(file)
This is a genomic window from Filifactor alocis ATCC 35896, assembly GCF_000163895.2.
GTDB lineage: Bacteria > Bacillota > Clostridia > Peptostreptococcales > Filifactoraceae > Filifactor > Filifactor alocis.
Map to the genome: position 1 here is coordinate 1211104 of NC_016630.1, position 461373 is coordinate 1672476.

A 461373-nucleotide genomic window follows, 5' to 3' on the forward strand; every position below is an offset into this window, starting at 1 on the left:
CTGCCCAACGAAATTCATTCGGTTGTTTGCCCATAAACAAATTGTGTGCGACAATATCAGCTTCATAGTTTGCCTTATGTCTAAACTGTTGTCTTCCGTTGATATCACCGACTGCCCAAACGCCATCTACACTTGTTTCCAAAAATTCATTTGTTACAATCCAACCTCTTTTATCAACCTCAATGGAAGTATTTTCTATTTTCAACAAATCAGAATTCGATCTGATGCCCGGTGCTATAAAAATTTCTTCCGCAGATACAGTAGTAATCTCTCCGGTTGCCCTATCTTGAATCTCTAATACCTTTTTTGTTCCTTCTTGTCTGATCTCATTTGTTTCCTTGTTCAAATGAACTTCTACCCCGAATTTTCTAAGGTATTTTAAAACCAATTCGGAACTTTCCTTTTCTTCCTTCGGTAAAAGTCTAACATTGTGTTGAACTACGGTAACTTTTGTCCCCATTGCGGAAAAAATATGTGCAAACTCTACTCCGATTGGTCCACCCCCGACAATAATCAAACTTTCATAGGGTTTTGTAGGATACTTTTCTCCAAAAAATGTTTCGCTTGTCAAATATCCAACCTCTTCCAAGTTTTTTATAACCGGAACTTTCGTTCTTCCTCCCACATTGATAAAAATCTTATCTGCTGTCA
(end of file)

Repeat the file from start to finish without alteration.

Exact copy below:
This is a genomic window from Filifactor alocis ATCC 35896, assembly GCF_000163895.2.
GTDB lineage: Bacteria > Bacillota > Clostridia > Peptostreptococcales > Filifactoraceae > Filifactor > Filifactor alocis.
Map to the genome: position 1 here is coordinate 1211104 of NC_016630.1, position 461373 is coordinate 1672476.

A 461373-nucleotide genomic window follows, 5' to 3' on the forward strand; every position below is an offset into this window, starting at 1 on the left:
CTGCCCAACGAAATTCATTCGGTTGTTTGCCCATAAACAAATTGTGTGCGACAATATCAGCTTCATAGTTTGCCTTATGTCTAAACTGTTGTCTTCCGTTGATATCACCGACTGCCCAAACGCCATCTACACTTGTTTCCAAAAATTCATTTGTTACAATCCAACCTCTTTTATCAACCTCAATGGAAGTATTTTCTATTTTCAACAAATCAGAATTCGATCTGATGCCCGGTGCTATAAAAATTTCTTCCGCAGATACAGTAGTAATCTCTCCGGTTGCCCTATCTTGAATCTCTAATACCTTTTTTGTTCCTTCTTGTCTGATCTCATTTGTTTCCTTGTTCAAATGAACTTCTACCCCGAATTTTCTAAGGTATTTTAAAACCAATTCGGAACTTTCCTTTTCTTCCTTCGGTAAAAGTCTAACATTGTGTTGAACTACGGTAACTTTTGTCCCCATTGCGGAAAAAATATGTGCAAACTCTACTCCGATTGGTCCACCCCCGACAATAATCAAACTTTCATAGGGTTTTGTAGGATACTTTTCTCCAAAAAATGTTTCGCTTGTCAAATATCCAACCTCTTCCAAGTTTTTTATAACCGGAACTTTCGTTCTTCCTCCCACATTGATAAAAATCTTATCTGCTGTCA